Eventually, Byrd grabbed the video game system from her vehicle and toted it to the rear of the property. He began smashing it, court documents said. When she tried to intervene, he took hold of both ends of her scarf and pulled it tight around her neck.

The woman tried to get away, to no avail, according to the affidavit. Eventually, she got the scarf over her head, which was when Byrd began “clawing at her sweater,” Breiland wrote in the affidavit. The woman produced a “torn and damaged” sweater as evidence, court documents said.

After getting free, she ran back into the house. In the affidavit, Breiland wrote that none of the children in the household witnessed the incident. The woman suffered a bit of reddening around her neck, he reported. Still, she told investigators that Byrd did not impede her breathing during the alleged assault.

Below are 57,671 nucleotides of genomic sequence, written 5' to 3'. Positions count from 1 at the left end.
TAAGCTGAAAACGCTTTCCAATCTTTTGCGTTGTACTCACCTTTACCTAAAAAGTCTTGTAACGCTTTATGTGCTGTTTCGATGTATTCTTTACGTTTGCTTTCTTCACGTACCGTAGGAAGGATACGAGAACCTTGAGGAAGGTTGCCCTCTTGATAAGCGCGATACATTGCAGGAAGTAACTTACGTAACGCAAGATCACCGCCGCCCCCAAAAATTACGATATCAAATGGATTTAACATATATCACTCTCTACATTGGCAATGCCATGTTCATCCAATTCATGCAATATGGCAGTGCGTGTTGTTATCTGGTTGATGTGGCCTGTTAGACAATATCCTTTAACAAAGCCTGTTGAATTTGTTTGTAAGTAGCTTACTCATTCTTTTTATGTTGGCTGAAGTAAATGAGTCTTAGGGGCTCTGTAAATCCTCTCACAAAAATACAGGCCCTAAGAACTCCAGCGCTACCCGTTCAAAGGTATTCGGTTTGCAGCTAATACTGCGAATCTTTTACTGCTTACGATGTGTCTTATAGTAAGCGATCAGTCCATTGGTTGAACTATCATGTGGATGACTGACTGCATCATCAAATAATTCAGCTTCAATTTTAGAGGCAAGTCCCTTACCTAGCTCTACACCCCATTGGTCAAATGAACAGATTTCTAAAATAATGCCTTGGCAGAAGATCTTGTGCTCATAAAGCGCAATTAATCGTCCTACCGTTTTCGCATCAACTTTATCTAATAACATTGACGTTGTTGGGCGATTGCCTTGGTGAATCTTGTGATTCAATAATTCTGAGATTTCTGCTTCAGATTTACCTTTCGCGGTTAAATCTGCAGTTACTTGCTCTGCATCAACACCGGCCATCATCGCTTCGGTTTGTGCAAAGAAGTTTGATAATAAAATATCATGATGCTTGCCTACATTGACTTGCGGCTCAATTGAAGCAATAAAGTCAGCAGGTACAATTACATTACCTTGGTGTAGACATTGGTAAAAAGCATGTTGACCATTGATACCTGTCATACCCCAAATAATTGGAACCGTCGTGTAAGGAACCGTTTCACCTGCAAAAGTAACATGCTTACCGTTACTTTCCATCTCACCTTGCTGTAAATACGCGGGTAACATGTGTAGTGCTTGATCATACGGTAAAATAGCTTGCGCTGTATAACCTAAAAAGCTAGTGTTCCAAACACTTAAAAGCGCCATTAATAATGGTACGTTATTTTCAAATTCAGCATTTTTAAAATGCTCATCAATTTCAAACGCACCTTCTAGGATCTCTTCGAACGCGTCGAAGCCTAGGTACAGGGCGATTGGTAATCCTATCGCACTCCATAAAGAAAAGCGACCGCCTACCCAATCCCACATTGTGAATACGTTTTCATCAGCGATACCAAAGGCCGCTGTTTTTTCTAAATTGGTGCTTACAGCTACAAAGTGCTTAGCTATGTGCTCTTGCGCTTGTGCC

Following the confrontation, Byrd finished smashing the Xbox against rocks in the couple’s backyard. He tried to reenter the home, but found the front door locked, the victim told Breiland. He then left, wearing only flip-flops, shorts and a tank top.

Breiland asked her if Byrd had a history of violent behavior toward her, which she denied. Still, with local law enforcement unable to track Byrd down, they encouraged his wife and her children to stay with a friend for the evening. They told her to contact them if Byrd attempted any communication, Breiland recalled.

After another unsuccessful search for Byrd, Breiland and the remaining law enforcement officers returned to the Lincoln County Sheriff’s Office. That’s when the victim called and reported receiving text messages from Byrd.

In them, Byrd allegedly asked about her calling the authorities and told her “I got my pistol loaded.” According to court documents, he later wrote that he was not getting jailed for assault and asked that she “call off” law enforcement. At one point, he instructed her to tell law enforcement officers to stop pursuing charges against him.

Eventually, Byrd called the sheriff’s office and spoke with Breiland. In the affidavit, the deputy recounted asking Byrd for an explanation of what happened. Byrd allegedly told him that he “might have burnt an Xbox One, and [defended] myself from the wife hitting me.” In Byrd’s version, his wife attacked him and he blocked her, court documents said.